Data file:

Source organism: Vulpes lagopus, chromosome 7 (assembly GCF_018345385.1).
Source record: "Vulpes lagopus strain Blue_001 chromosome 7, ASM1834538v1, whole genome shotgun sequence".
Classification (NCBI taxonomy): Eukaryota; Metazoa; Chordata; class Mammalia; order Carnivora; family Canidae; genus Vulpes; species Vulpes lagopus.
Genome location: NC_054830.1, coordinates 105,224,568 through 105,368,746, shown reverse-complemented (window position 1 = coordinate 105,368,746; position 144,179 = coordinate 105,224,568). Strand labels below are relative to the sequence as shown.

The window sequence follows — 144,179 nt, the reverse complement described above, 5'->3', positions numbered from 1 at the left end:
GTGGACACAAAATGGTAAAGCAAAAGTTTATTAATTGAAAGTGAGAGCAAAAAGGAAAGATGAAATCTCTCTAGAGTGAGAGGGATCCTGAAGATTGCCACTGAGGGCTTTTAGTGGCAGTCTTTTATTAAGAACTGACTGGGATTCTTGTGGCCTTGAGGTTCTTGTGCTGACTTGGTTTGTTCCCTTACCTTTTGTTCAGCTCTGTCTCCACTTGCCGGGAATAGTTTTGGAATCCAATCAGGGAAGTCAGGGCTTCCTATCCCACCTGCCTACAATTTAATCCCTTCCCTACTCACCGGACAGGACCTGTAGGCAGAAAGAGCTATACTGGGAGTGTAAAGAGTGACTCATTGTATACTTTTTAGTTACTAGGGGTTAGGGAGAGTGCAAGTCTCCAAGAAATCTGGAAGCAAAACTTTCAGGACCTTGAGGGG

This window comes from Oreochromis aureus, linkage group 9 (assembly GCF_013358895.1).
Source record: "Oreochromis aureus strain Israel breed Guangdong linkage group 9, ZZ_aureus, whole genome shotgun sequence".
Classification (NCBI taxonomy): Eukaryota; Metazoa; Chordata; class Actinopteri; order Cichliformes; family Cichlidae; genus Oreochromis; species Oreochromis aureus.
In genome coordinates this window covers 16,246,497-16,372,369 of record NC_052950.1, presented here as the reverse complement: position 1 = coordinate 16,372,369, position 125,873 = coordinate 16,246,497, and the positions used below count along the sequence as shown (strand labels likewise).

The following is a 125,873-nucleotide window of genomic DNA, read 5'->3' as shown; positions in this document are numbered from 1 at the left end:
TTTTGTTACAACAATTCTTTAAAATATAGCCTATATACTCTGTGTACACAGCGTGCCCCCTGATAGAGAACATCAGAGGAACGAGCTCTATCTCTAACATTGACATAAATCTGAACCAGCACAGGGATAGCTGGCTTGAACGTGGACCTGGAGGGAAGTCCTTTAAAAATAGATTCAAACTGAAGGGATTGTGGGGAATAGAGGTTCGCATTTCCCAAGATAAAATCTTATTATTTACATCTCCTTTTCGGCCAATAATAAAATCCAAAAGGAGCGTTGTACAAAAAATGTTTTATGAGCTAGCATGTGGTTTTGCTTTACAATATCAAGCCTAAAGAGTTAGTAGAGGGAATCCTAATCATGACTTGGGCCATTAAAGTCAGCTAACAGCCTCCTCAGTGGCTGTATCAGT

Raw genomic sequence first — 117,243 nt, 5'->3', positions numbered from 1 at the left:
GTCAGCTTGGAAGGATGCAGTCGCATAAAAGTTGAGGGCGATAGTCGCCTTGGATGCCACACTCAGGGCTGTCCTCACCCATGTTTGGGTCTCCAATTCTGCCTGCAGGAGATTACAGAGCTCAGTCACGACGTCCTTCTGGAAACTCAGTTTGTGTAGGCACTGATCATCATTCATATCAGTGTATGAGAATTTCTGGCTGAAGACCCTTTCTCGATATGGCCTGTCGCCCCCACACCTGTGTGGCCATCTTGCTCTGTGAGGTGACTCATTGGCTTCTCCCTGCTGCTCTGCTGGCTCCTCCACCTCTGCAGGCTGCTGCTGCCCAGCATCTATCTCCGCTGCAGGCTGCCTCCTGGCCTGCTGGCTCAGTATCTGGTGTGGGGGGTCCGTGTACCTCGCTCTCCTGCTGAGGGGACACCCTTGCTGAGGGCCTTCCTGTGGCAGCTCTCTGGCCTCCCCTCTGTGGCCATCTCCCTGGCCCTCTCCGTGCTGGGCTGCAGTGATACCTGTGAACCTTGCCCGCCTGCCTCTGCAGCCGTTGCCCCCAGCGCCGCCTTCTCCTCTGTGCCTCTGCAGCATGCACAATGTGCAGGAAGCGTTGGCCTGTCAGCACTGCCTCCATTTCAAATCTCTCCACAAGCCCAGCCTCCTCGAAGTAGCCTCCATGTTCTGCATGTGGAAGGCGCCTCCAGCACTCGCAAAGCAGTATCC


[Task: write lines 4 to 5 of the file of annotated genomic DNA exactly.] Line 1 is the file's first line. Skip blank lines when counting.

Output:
Genome location: NC_054830.1, coordinates 105,224,568 through 105,368,746, shown reverse-complemented (window position 1 = coordinate 105,368,746; position 144,179 = coordinate 105,224,568). Strand labels below are relative to the sequence as shown.

The window sequence follows — 144,179 nt, the reverse complement described above, 5'->3', positions numbered from 1 at the left end: